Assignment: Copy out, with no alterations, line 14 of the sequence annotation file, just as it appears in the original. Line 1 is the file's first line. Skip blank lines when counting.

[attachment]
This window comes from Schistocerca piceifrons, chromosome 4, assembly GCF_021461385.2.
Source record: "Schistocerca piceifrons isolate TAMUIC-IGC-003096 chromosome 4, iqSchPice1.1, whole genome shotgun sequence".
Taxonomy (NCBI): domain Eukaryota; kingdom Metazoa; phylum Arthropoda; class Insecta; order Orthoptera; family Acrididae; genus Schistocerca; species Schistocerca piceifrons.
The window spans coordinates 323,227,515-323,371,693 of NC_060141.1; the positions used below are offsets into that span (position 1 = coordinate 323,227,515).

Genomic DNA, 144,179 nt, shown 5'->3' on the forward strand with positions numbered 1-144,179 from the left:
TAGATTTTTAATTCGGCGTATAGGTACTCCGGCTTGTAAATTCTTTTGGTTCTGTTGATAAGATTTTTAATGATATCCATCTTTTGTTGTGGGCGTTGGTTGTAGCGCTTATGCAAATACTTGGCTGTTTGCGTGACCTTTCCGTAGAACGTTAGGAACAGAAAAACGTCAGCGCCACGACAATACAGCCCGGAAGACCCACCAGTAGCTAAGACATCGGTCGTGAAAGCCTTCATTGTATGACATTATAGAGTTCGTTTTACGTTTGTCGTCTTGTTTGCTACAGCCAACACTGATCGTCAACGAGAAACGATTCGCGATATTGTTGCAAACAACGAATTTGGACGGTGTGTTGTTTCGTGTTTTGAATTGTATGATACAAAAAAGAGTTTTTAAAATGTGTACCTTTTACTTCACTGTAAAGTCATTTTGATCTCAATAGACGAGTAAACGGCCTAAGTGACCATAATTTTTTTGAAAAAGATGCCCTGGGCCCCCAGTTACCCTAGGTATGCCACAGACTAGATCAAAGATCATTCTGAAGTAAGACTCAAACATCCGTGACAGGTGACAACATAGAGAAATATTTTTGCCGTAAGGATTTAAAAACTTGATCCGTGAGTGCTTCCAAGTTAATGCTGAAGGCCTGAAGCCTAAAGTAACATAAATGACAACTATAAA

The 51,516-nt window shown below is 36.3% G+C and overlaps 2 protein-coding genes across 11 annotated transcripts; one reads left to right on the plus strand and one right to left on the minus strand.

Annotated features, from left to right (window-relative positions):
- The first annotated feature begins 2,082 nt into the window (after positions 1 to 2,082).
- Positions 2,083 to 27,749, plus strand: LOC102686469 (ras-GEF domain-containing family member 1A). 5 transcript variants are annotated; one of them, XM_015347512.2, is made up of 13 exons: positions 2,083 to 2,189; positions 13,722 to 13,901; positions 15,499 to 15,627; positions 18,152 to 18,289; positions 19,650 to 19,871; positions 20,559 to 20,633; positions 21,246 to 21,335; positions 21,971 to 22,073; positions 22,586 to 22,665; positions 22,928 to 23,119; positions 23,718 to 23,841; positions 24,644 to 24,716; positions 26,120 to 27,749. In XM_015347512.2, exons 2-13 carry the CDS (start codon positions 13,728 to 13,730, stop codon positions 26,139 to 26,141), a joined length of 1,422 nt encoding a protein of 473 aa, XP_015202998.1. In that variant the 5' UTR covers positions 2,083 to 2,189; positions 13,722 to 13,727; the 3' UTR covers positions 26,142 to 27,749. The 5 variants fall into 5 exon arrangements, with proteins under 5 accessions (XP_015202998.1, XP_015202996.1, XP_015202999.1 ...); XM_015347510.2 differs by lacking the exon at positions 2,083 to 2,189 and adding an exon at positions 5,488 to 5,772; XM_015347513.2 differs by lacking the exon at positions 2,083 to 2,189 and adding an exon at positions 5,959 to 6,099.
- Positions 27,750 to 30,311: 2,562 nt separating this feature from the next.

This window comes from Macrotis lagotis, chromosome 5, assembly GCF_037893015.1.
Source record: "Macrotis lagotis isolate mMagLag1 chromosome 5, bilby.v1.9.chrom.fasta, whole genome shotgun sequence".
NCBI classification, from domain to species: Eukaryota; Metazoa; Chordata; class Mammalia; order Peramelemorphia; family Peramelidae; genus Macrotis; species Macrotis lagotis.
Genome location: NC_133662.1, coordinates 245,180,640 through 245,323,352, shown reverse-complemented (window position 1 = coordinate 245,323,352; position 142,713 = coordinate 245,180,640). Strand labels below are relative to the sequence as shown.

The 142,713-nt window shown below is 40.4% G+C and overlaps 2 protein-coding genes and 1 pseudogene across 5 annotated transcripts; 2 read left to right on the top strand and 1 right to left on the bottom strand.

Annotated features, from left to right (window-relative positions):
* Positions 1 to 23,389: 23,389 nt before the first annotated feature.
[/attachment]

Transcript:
NCBI classification, from domain to species: Eukaryota; Metazoa; Chordata; class Mammalia; order Peramelemorphia; family Peramelidae; genus Macrotis; species Macrotis lagotis.